Chaka Khan, despite the menacing name, is an easy artist to appreciate. I grew up listening to a lot of adult contemporary on the radio, at least until my teenage years, when I discovered the joys of post-grunge adult alternative, and during my childhood I was most familiar with her solo songs like “Through The Fire,” “I Feel For You,” “I’m Every Woman,” and her duet with Peter Cetera , “Feels Like Heaven,” all of which are great songs. It wasn’t until much later, though, that I became familiar with her work with the band Rufus, which included some fantastic songs as well, especially the sultry “Tell Me Something Good,” a song which I think is a fantastic example of classic 70’s funk. Unfortunately, the history of the band Rufus was full of drama and hostility, and there were plenty of unsuccessful attempts by the band to make good albums without Chaka Khan that flopped terribly, even as the on-again, off-again history of the band meant that Chaka Khan didn’t quite release enough solo albums for her to be an obvious snub for the Rock & Roll Hall of Fame, although Rugus Featuring Chaka Khan has been nominated for the Rock & Roll Hall of Fame.
The Influence Of Rufus Featuring Chaka Khan
Given the complicated nature of Rufus’ and Chaka Khan’s album releases, we will examine both Chaka Khan’s group and solo album releases as well as the Rufus releases without her as part of one giant set of material to serve as an influence, because I don’t feel like trying to untangle the mess of her discography. At any rate, Rufus was a massively important act in funk and disco, with a couple of Grammy awards to go along with the hit singles and albums. On her own, Chaka Khan’s music has been immensely influential as well, being a mainstay on quiet storm and adult contemporary through the 1980’s, being covered by acts like Whitney Houston, and serving as samples for artists as recent as Kanye West, who made use of her hit “Through The Fire.” When you can influence artists of the caliber of Whitney Houston and Kanye West along with laying down two decades worth of amazing tracks and making memorable hits alongside a band as well as the great Peter Cetera, you are truly doing something very right in the music business, and for all of the drama involving her bandmates, Chaka Khan is clearly a worthy member of the Rock & Roll Hall of Fame, along with the original members of Rufus.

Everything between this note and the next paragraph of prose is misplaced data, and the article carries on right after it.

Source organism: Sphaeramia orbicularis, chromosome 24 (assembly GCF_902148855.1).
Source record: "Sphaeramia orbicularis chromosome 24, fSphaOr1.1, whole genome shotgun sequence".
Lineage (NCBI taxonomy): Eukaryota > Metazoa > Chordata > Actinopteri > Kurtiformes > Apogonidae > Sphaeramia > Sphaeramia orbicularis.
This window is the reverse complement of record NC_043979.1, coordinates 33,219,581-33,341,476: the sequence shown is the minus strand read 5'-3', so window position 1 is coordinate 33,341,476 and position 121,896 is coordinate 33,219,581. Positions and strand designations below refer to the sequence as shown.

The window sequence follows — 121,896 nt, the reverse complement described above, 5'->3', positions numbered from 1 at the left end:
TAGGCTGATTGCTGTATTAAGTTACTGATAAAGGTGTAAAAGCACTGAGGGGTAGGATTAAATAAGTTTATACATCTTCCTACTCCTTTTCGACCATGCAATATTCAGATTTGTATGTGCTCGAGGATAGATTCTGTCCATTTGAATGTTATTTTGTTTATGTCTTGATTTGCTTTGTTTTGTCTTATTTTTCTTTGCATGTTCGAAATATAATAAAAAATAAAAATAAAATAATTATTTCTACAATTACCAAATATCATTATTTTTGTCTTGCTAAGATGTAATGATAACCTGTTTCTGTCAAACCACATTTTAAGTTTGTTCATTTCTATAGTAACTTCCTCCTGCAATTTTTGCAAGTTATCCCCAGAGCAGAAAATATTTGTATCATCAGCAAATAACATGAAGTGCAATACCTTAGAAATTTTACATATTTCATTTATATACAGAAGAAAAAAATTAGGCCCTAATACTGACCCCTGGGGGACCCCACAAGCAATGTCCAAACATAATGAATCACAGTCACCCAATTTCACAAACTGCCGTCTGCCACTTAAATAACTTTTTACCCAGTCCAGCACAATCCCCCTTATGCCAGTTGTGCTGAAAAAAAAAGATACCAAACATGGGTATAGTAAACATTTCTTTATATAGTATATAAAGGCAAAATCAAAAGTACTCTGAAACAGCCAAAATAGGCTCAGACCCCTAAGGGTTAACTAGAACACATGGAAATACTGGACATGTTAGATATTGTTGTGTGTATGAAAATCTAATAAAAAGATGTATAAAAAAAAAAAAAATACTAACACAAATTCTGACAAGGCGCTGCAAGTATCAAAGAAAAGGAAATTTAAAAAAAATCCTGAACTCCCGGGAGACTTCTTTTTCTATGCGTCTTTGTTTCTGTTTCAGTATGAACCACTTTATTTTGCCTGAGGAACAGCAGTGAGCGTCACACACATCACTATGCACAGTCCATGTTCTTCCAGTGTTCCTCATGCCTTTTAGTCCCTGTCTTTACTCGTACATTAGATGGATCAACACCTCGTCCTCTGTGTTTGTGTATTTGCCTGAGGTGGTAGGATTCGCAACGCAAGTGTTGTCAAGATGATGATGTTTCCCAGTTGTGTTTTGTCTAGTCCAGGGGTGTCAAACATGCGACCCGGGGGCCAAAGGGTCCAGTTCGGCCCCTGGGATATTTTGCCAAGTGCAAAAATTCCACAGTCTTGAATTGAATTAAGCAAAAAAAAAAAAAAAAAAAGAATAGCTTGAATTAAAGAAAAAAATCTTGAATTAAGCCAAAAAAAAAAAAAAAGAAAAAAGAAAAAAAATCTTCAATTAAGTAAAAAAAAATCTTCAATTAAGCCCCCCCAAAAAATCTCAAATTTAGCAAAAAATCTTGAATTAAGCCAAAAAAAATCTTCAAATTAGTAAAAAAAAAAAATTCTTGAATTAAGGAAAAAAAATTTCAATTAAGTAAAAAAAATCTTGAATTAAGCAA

Why Rufus Featuring Chaka Khan Belongs In The Rock And Roll Hall Of Fame
When one looks at the careers of Rufus and Chaka Khan, whether together or apart, one notices a lot of successful albums and hit singles. Let us go through the record rather briefly here. As a group, Rufus had three top tens and seven additional top 40 hits on the pop charts, as well as a total of 5 #1 hits on the R&B charts, including such smashes as “Tell Me Something Good,” “You Got The Love,” “Once You Get Started,” “Sweet Thing,” “At Midnight (My Love Will Lift You Up),” “Do You Love What You Feel,” and “Ain’t Nobody.” In addition, the group managed to rack up four gold and two platinum albums during its 70’s heyday . As a solo artist, Chaka Khan has had three gold albums (one of them a compilation) and one platinum album and has had three top 40 hits (including the aforementioned “Ain’t Nobody”) on her own besides a few hit compilations. Her songs have been great as a solo artist, but it’s probably not enough not for her to get inducted as a solo artist unless the Rock & Roll Hall of Fame gets a lot friendly to female acts.
Why Rufus Featuring Chaka Khan Isn’t In The Rock And Roll Hall Of Fame
I really don’t know. Especially when one looks at the whole body of work of Rufus and Chaka Khan, the induction of these people seems really obvious, no matter how little they like each other at this point. There are plenty of worthy groups that had some undeniable hits and major influence on music but had a lot of drama, and there is no question that Chaka Khan is a presence that deserves the recognition and honor of being in the Rock & Roll Hall of Fame. Whether or not she is ever inducted as a solo act, it is a gross injustice that she is not inducted at all.
Verdict: Put her in, maybe not this year, but certainly at some point soon.